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President Francis Amasa Walker was convinced that MIT’s heavy workload was appropriate, given the Institute’s high standing.

In December 1890, the Boston Herald published a string of editorials critical of MIT. The Herald claimed that MIT’s standards were too high, leading to a low graduation rate and the physical and mental breakdown of its undergraduates. The newspaper even called for a committee of physicians to evaluate whether the Institute was putting too much strain on its students.

MIT’s president at the time, Francis Amasa Walker, did not take the criticism lightly. In a letter to the editor, he called the claims unfounded, demanding evidence to support them. He referenced a personal letter he had written to every graduate of the classes of 1885 and 1886, in which he asked them whether the work at the Institute was more than should be required: “In only three cases did the persons replying admit that there was the least ground for complaint on this score.” More than three-quarters of the students in those classes never graduated, however, so Walker might have received a different response if he’d also written to them.

Still, nearly all of the replies to Walker’s letters affirmed that the academic rigor should be upheld. Augustus Stoughton, Class of 1886, called the workload entirely suitable for a young man of good health who “has had proper fitting” for the Institute, adding, “I should be extremely sorry to hear of a diminution of the amount of work required of your students, knowing that a lowering of the standard of the school would be a direct result.”

That was certainly the way Walker saw it. “I believe there is not a member of the existing faculty who would not rather see the Institute disbanded tomorrow, and its buildings delivered over to the city of Boston for a poorhouse, than commit the crime against scholarship and the treason to science which would be involved in conferring the degree of the Institute upon any man who had not thoroughly and well earned it,” he wrote in his letter to the Herald.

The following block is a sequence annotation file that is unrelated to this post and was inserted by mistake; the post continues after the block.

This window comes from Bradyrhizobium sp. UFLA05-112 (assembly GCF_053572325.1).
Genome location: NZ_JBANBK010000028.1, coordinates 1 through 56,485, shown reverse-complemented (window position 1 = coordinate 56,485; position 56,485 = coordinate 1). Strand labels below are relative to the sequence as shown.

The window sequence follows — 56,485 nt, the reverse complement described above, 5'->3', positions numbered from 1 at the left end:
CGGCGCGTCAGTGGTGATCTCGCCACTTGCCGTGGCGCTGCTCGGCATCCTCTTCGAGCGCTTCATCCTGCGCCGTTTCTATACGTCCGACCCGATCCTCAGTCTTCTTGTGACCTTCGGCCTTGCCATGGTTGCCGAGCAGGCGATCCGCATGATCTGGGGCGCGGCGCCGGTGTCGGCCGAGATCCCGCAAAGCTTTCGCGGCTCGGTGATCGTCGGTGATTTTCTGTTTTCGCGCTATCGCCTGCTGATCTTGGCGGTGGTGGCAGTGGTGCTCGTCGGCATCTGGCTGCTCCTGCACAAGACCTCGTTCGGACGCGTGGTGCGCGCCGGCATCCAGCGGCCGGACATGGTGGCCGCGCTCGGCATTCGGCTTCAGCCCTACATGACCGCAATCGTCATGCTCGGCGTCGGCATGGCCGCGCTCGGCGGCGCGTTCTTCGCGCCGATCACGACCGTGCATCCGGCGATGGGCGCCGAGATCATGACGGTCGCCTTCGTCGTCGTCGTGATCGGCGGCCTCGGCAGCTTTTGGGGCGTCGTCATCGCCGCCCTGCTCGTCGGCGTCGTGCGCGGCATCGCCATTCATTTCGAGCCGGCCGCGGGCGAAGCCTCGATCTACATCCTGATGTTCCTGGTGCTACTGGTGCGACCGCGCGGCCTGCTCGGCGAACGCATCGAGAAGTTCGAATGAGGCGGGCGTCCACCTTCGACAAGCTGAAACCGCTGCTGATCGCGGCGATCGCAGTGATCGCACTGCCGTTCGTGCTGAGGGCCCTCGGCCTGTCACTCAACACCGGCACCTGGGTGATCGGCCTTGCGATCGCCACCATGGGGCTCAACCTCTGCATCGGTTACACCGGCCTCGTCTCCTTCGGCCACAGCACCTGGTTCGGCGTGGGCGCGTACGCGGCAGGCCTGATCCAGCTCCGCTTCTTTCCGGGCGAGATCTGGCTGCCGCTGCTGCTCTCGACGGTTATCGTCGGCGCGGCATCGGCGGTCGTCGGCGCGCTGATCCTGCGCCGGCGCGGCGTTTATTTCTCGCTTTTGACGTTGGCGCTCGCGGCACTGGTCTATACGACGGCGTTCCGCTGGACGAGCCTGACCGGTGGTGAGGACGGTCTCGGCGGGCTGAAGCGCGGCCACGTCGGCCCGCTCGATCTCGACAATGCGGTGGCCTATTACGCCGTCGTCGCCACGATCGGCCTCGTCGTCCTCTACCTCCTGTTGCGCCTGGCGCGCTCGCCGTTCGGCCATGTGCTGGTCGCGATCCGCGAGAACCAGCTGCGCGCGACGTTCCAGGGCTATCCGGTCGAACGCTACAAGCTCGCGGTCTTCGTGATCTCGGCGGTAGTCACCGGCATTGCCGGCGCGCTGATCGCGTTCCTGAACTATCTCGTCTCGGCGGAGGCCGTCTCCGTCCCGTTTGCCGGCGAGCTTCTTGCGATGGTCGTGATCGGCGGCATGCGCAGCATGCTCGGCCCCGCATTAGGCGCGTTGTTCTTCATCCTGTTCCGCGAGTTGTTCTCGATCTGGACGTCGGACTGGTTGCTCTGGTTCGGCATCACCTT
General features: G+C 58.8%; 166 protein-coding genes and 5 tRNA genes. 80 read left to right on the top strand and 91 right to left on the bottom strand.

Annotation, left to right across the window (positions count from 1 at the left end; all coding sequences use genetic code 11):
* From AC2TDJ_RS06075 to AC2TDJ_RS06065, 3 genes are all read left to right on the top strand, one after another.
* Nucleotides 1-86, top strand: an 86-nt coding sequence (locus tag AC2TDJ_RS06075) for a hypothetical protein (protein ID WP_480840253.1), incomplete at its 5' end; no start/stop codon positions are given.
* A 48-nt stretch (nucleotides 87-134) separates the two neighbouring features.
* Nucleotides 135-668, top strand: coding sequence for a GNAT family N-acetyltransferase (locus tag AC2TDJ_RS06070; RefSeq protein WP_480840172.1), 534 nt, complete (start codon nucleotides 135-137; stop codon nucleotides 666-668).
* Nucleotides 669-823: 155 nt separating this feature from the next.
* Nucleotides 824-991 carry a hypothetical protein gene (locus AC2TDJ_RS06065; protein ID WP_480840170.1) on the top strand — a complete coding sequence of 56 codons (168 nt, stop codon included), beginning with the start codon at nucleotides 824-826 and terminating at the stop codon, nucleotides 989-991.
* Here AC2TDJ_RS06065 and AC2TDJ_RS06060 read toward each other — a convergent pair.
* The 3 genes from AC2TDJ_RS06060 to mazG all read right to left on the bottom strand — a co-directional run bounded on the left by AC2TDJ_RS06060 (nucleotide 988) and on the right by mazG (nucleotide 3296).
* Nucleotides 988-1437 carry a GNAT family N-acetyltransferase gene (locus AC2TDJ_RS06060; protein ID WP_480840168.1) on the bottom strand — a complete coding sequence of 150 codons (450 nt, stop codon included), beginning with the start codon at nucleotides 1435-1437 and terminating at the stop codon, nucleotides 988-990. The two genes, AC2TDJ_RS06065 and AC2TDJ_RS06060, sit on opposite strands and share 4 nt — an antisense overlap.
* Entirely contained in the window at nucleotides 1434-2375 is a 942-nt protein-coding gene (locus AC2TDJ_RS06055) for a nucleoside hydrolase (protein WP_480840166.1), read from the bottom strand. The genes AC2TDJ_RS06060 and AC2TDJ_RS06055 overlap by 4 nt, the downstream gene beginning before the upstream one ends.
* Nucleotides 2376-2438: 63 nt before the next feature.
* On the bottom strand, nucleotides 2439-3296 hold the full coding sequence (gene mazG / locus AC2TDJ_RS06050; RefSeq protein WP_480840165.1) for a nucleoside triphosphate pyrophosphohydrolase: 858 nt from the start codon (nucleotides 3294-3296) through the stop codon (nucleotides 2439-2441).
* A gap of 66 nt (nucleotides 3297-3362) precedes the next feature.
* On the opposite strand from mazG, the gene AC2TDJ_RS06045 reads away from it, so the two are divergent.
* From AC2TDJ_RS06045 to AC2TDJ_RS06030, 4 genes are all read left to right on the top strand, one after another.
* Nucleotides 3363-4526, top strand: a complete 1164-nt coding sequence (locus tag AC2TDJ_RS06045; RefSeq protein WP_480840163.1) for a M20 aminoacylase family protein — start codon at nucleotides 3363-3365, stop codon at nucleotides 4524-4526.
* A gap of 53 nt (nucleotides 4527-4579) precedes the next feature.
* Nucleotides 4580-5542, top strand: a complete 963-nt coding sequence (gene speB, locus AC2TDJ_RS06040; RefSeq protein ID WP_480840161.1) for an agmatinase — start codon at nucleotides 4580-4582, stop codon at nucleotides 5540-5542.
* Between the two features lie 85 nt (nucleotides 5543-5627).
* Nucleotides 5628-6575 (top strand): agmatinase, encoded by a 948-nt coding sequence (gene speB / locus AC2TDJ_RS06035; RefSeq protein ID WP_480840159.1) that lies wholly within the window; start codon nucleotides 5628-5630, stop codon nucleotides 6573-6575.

Almost a century later, in 1970, Patrick Conal Green ’70 documented alumni perceptions of the Institute for his thesis, surveying 11 alumni spanning classes from 1915 to 1965 about such questions as whether they felt prepared for the rigor of MIT and whether they received support from the faculty. The perspectives varied. Some alumni felt unprepared and overworked during their time at MIT; others said the workload had been manageable as long as they were focused. Joseph Harrington ’30 explained, “There was real pressure, but it was something you could cope with by a certain amount of hard work.”

Fast-forward to October 2012, when Lydia Krasilnikova ’14 composed a blog post for her part-time job at the admissions office that she titled “Meltdown.” Krasilnikova described her conflicted feelings about life at MIT. “Sometimes it feels like MIT drags your self-esteem over a jagged, gravelly rockface and stretches your happiness, your mental health, and the passion and energy that brought you here like an old rubber band,” she wrote. “There’s this feeling that no matter how hard you work, you can always be better, and as long as you can be better, you’re not good enough.” 

Within a month, her post had 247 comments, many from students and alumni detailing their own experiences with stress and self-doubt. Others contacted Krasilnikova directly. MIT president Rafael Reif responded with both a comment on Krasilnikova’s post and a letter in the Tech that commended the outpouring of support. “It is not clear to me that there is a magic wand of institutional action that would address the issues that Lydia highlights, in ways that would be acceptable to the MIT community as a whole,” he wrote. Instead, he called on the community to “broaden and deepen” the conversation on stress at MIT and invited suggestions on ways to respond.

Meanwhile, the Tech addressed the issue in true MIT form: by surveying nearly 3,200 students in order to quantify stress and workload management at the Institute. Its “Under Pressure” special issue included interviews with students and administrators and provided data on sleep habits, which classes students find the most stressful, and a breakdown of how students divide their time among sleep, work, and play.

The difficult problem of stress at MIT is unlikely to abate anytime soon. But many take comfort in the fact that it’s shared. As Jessica Pourian ’13 wrote in her editor’s note in the Tech, “Remember—no matter how hellish MIT can get, we are a community. You aren’t alone.”

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